The fashion photographer on what makes a great picture.
Fashion Rocks Magazine relies on some of the top names in the fashion photography world for its glossy, glam look. Annie Leibovitz, Steven Klein, Steven Meisel, Terry Richardson and Craig McDean are just a few of the top shutterbugs who have participated over the past five years. WWD caught up with Norman Jean Roy for his thoughts on shooting for fashion rocks, models and European versus American fashion photography.
ON SHOOTING USHER IN THE DESERT: “We wanted to do two days of hanging out together….I’d never photographed in the desert and knew I wanted to do something there, so we just spent a couple of days together. We shot in Ray Charles’ recording studio, and then we shot somewhere in the middle of the desert [for] the expanse, the light, the reflection.”
ON WHETHER CELEBRITIES MICROMANAGE SHOOTS: “The vast majority of photographers who are at a certain level in their career are there because they’re able to persuade and balance and modify the flow. Ninety percent of subjects, particularly the pros, know when they’re in the presence of someone who knows what they’re doing. I haven’t been challenged in a long time as to my approach. By the time they get to me, they know who I am, they know how I do things. So why would they challenge me?”
ON CELEBRITIES VS. MODELS: “The only difference is the level of attention they’re going to dedicate to the shoot. With a model you’re a little bit luckier because you can ask a model to stand a certain way for a certain amount of time, and models can dig from a large pool of references visually to accommodate or facilitate the photograph. With portraiture and photographs, which I tend to be drawn to, it’s a lot more challenging, which I like. Long gone are the days of the personalities of Linda, Christy, Cindy, in the early Nineties and early Seventies. The girls [now] don’t really carry the personality that the other girls did. And I don’t know why.…There’s something missing in the way they’re being portrayed that unfortunately kind of takes away from their personality coming through. That’s the thing that portrait photographers strive to get, a connection that’s human, that reflects the person’s vulnerable side. I think it’s the fault of the magazine, the industry and the model agencies. If you look at it collectively across different mediums, just like a record company would give an artist the chance to prove themselves and develop themselves, nowadays they test them and they don’t even release the album.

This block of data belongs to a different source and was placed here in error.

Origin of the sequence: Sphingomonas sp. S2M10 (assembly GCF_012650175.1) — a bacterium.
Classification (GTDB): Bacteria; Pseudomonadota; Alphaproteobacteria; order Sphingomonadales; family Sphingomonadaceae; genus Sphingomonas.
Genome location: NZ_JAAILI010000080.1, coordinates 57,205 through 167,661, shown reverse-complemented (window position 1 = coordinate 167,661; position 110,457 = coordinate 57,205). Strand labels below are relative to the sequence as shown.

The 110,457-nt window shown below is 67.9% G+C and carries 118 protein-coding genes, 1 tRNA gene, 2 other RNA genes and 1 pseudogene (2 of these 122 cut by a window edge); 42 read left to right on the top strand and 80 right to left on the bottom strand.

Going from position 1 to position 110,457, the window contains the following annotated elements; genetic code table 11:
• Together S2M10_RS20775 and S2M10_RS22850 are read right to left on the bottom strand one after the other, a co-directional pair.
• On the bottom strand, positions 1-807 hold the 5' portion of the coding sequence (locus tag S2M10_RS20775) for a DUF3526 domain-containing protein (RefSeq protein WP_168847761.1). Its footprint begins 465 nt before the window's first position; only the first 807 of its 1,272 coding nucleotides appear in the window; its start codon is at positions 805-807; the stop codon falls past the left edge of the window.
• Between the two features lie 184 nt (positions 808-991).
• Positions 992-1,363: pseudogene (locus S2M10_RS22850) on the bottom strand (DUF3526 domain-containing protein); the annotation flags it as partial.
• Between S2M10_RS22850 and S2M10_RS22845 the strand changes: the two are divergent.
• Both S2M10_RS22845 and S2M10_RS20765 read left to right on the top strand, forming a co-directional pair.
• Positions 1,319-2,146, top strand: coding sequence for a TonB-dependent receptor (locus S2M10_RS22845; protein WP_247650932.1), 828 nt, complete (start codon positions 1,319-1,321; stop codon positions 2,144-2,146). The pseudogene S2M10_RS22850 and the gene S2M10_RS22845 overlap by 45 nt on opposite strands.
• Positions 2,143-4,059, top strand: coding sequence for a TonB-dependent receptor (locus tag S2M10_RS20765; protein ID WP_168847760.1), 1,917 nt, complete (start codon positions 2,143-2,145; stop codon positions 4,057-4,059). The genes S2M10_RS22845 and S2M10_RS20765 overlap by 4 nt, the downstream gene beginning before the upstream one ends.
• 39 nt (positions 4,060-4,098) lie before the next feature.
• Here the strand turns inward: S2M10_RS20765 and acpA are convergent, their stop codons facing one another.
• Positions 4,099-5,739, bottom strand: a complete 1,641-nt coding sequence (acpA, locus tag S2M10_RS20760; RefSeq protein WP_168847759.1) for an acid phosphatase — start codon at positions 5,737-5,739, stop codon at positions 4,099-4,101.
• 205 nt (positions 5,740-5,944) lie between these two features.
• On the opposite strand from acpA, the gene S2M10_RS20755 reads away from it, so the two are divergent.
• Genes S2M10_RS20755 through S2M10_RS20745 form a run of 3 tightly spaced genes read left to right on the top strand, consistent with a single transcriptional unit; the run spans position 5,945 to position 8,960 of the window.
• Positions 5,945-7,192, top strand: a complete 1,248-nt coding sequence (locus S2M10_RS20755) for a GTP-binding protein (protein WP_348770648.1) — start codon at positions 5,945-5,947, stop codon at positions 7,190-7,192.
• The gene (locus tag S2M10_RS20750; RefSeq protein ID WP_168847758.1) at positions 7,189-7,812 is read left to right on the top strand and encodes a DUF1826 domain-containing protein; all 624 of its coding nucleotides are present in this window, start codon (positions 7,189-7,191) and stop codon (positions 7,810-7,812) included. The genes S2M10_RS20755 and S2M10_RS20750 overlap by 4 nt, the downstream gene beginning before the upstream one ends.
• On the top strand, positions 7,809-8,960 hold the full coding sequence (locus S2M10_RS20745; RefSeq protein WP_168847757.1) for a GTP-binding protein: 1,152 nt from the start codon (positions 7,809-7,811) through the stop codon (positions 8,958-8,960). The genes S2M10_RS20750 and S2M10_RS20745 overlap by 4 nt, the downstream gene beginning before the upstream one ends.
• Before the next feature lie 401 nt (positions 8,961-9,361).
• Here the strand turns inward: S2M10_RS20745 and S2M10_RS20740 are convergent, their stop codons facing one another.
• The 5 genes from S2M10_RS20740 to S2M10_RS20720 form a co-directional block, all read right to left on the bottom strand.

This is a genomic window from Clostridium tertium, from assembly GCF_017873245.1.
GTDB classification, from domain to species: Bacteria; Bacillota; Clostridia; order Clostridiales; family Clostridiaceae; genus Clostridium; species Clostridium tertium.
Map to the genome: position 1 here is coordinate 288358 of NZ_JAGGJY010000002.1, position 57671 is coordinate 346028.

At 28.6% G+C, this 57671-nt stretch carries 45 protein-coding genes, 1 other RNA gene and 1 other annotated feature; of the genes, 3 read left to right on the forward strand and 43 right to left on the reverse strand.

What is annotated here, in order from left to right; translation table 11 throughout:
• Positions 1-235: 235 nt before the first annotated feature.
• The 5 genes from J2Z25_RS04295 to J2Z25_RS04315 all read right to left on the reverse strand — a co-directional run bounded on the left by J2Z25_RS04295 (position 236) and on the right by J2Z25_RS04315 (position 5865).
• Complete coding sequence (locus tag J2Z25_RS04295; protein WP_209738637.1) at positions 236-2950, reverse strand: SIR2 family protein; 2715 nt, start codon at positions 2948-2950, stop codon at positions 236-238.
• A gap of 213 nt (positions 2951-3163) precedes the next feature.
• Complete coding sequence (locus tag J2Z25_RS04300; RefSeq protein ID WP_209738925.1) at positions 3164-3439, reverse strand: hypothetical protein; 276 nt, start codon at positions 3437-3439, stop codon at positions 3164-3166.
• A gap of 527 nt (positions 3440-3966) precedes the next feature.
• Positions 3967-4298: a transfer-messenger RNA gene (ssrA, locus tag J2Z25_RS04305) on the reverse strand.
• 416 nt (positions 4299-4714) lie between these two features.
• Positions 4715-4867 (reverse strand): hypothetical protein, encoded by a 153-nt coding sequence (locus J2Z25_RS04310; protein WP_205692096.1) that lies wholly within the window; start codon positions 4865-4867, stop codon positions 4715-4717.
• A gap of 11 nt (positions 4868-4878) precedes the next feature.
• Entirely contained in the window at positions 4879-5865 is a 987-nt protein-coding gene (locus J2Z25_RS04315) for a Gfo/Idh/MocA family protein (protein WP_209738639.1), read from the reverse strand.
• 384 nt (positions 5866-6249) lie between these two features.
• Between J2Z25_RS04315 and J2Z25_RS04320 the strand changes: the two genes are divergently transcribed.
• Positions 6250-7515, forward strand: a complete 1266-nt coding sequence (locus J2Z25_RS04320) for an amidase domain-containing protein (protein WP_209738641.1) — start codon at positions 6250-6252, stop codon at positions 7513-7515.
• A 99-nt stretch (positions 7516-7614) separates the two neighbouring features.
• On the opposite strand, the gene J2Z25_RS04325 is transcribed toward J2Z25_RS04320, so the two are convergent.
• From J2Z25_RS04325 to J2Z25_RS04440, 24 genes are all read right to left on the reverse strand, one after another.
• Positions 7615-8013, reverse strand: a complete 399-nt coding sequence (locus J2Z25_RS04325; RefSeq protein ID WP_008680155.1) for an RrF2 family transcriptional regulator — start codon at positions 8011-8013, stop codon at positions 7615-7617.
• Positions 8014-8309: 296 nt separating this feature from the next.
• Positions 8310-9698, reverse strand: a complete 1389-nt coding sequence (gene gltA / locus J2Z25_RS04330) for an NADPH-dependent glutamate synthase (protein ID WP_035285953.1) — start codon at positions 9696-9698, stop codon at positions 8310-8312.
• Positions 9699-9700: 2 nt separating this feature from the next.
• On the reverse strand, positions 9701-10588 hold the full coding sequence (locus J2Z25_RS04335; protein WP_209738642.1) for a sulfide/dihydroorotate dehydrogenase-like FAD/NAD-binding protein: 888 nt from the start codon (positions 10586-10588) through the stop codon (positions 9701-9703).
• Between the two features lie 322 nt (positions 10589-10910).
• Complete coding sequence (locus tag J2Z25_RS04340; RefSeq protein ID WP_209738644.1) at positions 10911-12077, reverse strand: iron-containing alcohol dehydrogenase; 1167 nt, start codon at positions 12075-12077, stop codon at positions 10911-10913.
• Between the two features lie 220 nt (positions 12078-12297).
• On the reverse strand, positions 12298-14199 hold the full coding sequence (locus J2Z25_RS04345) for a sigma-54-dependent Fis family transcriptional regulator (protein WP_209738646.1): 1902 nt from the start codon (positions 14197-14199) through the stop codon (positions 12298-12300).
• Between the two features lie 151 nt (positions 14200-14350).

One of the great things that Anna Wintour has been trying to do over the past few years is really develop these girls. That’s why she uses the girls over and over again. She wants these girls to become ‘The’ girls, and I commend her for that.”
ON HOW HE PREPARES TO SHOOT AN ARTIST: “There’s a fine line between not knowing anything about a person and knowing too much. There are certain things that occur that are kind of foot-in-the-mouth and magical when you don’t know anything about someone. Then you can take risks you might not take. Some people get a kick out of the fact that you know nothing about them, and others are offended. My rebuttal would be, well, do you know anything about me? It’s a two-way street.”
ON HIS OWN STYLE: “I think my work is very cinematic and very storytelling without being overly obvious. I try to always connect with someone on a very human level. I always try to become a bridge between the viewer and the subject — it’s as if you feel the air of the moment kind of passing through you, you can almost smell them. You get lost in the photograph rather than looking at a two-dimensional photograph. Ninety percent of what’s in magazines, particularly portraiture, is very flat. Not to say that my work is necessarily better, but certainly that’s my intent every time. Whether that transpires is arguable. All I want is to connect in a way that makes me disappear between the viewer and the subject.”
ON AMERICAN VS. EUROPEAN EDITORIAL FASHION PHOTOGRAPHY: “Arguments can be made for both sides of the pond. People can say Europe is edgier, but Europe wishes it had the audience of the American magazines. Striking a balance between art and commerce is what [photographers] struggle with. The ones that do it most successfully get the best market share….I have a tremendous respect for all the European editors and the American editors. Each of them understands their market, and as long as you don’t alienate your audience and elevate the bar, you’re a great editor.
The sensibility of European photography tends to be extraordinarily boring. To be very edgy for the sake of being edgy — just because it’s edgy, doesn’t mean it’s good, or just because it’s commercial or more visually friendly, that it’s bad. That’s not to say Maxim is as good as Vogue — my God, it’s not — but they both have their own validity.”